Most of them.
War by nature causes pollution, because wars rely on weapons that use chemicals. For example, today depleted uranium is used to make heavier, more destructive shells, which “causes no radiation” but off the record results in increases in cancer and birth defects in the areas where they have been used. Also, greenhouse gases are released during war in a variety of ways, such as during combat, oil well fires, gas flaring, cement manufacturing, and explosives. If you count this as pollution, it is easy to see how and why war has caused such an impact on the environment, historically and today.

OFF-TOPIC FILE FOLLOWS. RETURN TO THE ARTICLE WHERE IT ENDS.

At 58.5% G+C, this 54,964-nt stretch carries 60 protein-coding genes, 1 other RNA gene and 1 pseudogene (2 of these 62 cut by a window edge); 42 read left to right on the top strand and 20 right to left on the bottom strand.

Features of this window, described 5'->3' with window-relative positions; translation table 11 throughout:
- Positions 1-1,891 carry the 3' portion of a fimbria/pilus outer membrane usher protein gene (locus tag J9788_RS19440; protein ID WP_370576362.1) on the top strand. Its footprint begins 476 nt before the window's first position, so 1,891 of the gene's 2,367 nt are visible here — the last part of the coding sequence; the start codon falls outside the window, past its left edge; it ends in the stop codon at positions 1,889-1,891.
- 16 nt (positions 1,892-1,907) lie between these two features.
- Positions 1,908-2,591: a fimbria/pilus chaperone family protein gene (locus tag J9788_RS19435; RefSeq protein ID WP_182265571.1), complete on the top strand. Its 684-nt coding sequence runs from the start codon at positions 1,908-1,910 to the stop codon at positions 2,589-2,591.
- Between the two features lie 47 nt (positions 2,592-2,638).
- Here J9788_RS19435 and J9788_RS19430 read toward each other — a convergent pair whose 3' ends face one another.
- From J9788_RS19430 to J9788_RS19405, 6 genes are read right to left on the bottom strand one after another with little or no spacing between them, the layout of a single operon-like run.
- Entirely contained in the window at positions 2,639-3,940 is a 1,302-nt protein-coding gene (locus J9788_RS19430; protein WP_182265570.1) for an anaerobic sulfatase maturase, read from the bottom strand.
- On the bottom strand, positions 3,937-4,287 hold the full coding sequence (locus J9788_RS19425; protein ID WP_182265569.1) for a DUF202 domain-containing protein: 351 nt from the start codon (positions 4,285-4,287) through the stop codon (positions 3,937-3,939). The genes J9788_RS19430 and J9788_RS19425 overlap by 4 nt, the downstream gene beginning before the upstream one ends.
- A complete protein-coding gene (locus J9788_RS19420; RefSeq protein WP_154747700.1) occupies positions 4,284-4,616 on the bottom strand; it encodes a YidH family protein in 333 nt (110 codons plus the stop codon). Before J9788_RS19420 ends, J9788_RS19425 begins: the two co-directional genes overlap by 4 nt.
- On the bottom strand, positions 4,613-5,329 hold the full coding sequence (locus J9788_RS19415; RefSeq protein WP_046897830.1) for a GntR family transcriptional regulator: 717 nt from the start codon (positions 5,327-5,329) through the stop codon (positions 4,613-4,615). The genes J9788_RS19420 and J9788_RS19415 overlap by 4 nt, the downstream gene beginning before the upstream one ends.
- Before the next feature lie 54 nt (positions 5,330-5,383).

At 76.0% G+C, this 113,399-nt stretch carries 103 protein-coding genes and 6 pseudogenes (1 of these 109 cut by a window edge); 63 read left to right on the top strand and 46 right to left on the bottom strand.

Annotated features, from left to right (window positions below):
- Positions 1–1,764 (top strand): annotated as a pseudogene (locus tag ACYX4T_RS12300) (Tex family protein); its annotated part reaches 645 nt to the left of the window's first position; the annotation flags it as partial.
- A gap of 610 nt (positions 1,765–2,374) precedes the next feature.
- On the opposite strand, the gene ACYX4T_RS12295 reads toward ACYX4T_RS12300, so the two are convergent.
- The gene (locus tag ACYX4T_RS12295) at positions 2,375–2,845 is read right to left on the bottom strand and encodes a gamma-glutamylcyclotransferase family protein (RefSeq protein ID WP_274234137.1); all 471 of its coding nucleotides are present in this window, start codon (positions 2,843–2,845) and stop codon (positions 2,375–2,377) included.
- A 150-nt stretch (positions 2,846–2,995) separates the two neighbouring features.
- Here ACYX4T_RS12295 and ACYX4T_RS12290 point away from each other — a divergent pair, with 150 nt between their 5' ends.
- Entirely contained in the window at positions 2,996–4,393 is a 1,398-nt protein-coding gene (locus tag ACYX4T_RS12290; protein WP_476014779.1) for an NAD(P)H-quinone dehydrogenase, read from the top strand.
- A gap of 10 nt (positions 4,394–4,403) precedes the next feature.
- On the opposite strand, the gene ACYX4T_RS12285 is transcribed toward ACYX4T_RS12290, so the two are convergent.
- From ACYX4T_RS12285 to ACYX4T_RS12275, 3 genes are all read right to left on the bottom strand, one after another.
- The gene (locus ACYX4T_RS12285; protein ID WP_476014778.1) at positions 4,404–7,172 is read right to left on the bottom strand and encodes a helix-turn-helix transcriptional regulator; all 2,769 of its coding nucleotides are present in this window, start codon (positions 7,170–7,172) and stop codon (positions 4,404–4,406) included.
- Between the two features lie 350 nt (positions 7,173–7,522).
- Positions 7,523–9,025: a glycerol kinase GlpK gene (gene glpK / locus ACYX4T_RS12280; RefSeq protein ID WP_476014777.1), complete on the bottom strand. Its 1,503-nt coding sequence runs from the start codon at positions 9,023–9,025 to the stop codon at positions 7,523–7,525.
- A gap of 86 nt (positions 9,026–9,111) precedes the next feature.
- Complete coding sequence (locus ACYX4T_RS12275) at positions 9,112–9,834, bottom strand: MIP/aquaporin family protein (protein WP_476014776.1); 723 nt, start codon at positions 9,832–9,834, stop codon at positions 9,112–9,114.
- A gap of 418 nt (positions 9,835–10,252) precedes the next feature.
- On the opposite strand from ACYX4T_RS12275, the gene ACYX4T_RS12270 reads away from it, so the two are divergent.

Chemical warfare has caused a huge impact on the environment. During the Vietnam War, the American military used Agent Orange, an herbicide that was sprayed over 10% of Vietnam. Agent Orange was used to defoliate tropical forests to expose the combatants and deplete the food supply of peasants. The chemical destroyed 14% of the forests in South Vietnam. Soil became contaminated, which then contaminated the food chain and has had negative health effects on Vietnamese born after the war.
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